It seems I spoke too soon about the nest and the birds. Something happened between yesterday morning and this morning. When I left yesterday, all was well. This morning, all was silent. No adult birds hovering around the nest and chirping in the bushes while looking for bugs. No baby birds peering up over the top of the nest. I don’t know what happened. They are working on the path that goes through the woods and by the tree. They haven’t put gravel on the path in front of the tree, but it is in the woods a short distance away. The path was a dirt path. I think it turned in to a river in the rains and they decided to put gravel on it and wood across sections to channel the water. Maybe there was too much activity there yesterday. Or maybe a being which didn’t have the bird’s best interest at heart saw them like I did. It was a cardinal’s nest. It was hidden in plain sight in a Hawthorne tree on the edge of the path just before the entrance to the woods. I wouldn’t have noticed it except that I saw the male cardinal come to feed the female cardinal when she was sitting on the eggs. The nest is over my head, but there aren’t leaves at that point of the tree so there is nothing other than old branches to shield the approach of the adults to the nest of the baby birds in the nest. I waited about an hour and 1/2 this morning and didn’t see any baby bird activity or adults. The young weren’t big enough to leave the nest on their own. Hopefully, the adults will find a more secluded place to put a nest and try again.

  2. Shady_Grady says:

    Very cool pics. The birds seem to have pretty rich social lives.

    • Sarah says:

      Hi Shady πŸ™‚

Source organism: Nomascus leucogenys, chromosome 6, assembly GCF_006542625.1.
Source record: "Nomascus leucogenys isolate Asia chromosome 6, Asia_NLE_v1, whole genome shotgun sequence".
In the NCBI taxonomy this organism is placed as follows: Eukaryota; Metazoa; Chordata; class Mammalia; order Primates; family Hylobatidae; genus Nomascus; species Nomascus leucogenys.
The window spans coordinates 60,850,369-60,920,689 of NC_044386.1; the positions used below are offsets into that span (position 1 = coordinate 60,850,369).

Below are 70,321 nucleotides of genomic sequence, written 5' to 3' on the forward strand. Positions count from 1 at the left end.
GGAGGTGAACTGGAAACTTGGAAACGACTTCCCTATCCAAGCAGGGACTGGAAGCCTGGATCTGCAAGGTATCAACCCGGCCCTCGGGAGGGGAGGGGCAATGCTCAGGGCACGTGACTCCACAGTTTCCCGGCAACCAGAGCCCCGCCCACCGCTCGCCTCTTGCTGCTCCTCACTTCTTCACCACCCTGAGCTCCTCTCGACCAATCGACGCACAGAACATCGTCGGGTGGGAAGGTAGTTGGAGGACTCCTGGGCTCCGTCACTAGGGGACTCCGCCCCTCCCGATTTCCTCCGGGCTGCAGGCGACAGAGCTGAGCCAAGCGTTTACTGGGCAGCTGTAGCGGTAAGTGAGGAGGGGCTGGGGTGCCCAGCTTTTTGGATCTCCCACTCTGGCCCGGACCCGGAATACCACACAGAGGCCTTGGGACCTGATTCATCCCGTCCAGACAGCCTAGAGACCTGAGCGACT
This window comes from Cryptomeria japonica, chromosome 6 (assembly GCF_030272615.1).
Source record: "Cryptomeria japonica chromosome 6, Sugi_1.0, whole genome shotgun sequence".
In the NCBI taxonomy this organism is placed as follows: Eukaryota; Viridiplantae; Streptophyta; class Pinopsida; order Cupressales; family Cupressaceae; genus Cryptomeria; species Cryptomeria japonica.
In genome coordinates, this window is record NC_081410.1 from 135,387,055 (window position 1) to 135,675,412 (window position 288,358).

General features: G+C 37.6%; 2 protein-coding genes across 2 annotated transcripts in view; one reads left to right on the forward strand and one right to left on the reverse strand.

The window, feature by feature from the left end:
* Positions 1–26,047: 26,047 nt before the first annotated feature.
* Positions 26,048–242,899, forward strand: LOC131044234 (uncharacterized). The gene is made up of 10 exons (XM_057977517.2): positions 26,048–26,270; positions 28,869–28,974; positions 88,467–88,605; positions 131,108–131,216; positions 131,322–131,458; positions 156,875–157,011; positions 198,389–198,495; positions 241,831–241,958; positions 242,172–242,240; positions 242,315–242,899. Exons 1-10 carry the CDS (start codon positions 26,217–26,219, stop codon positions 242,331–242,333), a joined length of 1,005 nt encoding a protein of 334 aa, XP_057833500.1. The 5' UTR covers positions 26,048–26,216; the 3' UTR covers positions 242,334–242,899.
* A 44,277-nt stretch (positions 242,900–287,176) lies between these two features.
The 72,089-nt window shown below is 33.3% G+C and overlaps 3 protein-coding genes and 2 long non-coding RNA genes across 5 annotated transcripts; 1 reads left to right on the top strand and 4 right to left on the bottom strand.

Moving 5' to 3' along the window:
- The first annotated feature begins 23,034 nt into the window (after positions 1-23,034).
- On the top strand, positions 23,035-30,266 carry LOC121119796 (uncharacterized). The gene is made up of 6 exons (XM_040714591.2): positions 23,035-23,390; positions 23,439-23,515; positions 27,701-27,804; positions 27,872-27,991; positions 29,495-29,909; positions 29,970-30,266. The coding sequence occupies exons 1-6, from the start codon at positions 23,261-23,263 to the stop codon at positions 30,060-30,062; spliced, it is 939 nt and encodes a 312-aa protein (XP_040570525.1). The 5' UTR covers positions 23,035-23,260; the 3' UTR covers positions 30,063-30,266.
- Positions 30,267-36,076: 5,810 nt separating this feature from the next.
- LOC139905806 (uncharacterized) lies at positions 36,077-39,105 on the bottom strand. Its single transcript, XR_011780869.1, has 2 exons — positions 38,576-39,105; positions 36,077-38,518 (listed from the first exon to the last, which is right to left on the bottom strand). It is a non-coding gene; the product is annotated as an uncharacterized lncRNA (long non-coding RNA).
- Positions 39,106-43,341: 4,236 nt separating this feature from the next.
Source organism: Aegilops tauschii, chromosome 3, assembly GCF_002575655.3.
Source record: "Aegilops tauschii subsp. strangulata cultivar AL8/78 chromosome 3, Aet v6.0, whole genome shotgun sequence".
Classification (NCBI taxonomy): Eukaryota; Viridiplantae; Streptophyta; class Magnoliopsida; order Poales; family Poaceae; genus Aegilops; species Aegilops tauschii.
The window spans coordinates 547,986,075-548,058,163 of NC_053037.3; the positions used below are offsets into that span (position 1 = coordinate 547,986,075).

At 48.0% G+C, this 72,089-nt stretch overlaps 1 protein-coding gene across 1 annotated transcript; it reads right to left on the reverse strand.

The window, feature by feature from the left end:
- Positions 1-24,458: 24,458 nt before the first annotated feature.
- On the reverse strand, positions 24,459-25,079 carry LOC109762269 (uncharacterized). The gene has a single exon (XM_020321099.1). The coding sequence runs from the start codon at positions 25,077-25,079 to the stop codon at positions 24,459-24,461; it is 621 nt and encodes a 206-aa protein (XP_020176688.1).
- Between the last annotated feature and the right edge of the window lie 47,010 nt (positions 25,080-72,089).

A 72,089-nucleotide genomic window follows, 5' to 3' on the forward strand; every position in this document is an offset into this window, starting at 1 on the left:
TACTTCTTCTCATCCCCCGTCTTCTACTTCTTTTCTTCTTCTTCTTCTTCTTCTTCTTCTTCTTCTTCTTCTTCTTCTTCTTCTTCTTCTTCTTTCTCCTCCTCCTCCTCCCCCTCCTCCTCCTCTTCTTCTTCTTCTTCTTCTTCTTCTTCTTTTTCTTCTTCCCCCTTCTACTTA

Thanks for visiting and your kindness! I am happy you enjoyed the pictures. πŸ™‚ Some birds are more social than other ones. I often see the goldfinches flying around in groups of 4 or 6. I usually see the house wrens by themselves or in pairs. There is a house wren that sings in a small tree I pass when I walk in the morning here, but I have yet to see him. This is unlike the song sparrows who like to sing from the tops of the trees or other high points. And then, there are the barn swallows who are really social birds. They like to perch in a long string on the telephone wires and fly in flocks to catch bugs over the fields. Right now, there is a barn swallow sitting on a nest up near the entrance to this apartment building. It is where they successfully had a nest last year unlike under the landing where the nest kept being taken down. Hopefully, they are high up enough to be left alone. Sometimes when I come home, there is a barn swallow perched on the railing outside of my door. I walked halfway up the stairs yesterday morning before he (or she) flew away. πŸ™‚

  3. Jet Eliot says:

    Great fun to watch the house wrens in their spring activities, Sarah. πŸ™‚

    • Sarah says:

      Hi πŸ™‚
      Thanks for visiting and your kindness! I am happy you had fun watching the house wrens. πŸ™‚ I went by to check on them this morning. They are feeding their young now. They were so intent on gather bugs that one of them (I think the male) flew down to the grass right near my feet to search. Either he is used to me or he mistook me for a tree. πŸ™‚